FRANKFORT, Ky. (KT) – Secretary of State Alison Lundergan Grimes is predicting less than 46 percent or more voters will turn out on Election Day next week.
She told reporters during a press conference in her office on Tuesday that absentee vote totals slightly ahead of 2014, the last mid-term election.
“My projection Is that the 2018 General Election will be consistent with prior mid-terms, at 46 percent or above. That being said, my hope is the voters of Kentucky prove me wrong and that we don’t have nearly 60 percent of Kentuckians sitting on the sidelines.”
Grimes said Kentucky couldn’t hold elections in the over 3,700 polling places across Kentucky, without the help of more than 15,000 precinct workers, some of whom have done it for a long time. “We have people like Elizabeth Neal in Powell County, who has served 63 years, and will be helping us conduct our election this year.”
She also wanted to remind Kentuckians about changes to the state’s electioneering law. The ban on any kind of electioneering on behalf or against any candidate or issue is now within 100 feet of a polling location, which also includes sites where in-person absentee voting is currently taking place. An exception is adjacent private property.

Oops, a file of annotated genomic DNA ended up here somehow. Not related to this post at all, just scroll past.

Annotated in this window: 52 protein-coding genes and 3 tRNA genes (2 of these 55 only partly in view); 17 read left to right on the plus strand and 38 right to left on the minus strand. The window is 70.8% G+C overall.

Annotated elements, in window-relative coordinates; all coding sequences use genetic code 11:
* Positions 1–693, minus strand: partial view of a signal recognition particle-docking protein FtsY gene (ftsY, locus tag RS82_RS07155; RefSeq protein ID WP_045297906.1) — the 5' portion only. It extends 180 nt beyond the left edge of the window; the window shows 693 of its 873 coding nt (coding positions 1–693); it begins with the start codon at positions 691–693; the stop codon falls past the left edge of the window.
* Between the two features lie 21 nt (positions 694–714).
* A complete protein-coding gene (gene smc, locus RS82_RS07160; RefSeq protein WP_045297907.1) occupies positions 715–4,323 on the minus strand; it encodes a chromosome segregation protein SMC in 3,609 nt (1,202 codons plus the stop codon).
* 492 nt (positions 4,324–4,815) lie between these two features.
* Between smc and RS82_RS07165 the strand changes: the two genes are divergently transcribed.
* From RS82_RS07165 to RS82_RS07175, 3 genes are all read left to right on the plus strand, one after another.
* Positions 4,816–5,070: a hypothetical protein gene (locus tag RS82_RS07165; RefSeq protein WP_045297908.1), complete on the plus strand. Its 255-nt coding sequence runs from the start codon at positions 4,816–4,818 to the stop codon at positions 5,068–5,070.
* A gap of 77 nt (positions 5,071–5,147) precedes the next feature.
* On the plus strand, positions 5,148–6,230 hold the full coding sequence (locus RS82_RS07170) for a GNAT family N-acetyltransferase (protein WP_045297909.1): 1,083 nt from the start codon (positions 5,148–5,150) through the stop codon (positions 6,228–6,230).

While language of the proposed constitutional amendment on crime victim notification known as “Marsy’s Law” was thrown out last month by Franklin Circuit Judge Thomas Wingate, who found it vague and uninformative and ordered the State Board of Elections not to certify the results pending appeal by supporters Grimes encouraged Kentuckians to vote their choice on the issue.
“Until we have the Supreme Court, which will likely weigh in on the issue, folks should cast their votes, the votes are going to be recorded, it’s ultimately whether the vote will actually be certified by the State Board of Elections, whether a court of law is going to allow that.”
One thing that is different in absentee voting this year, according to Grimes, is that absentee voting in the Sixth Congressional District is higher than in 2014, where Democrat Amy McGrath is challenging Republican incumbent Andy Barr. “Obviously that is a competitive race that has caught the nation’s attention,” she said.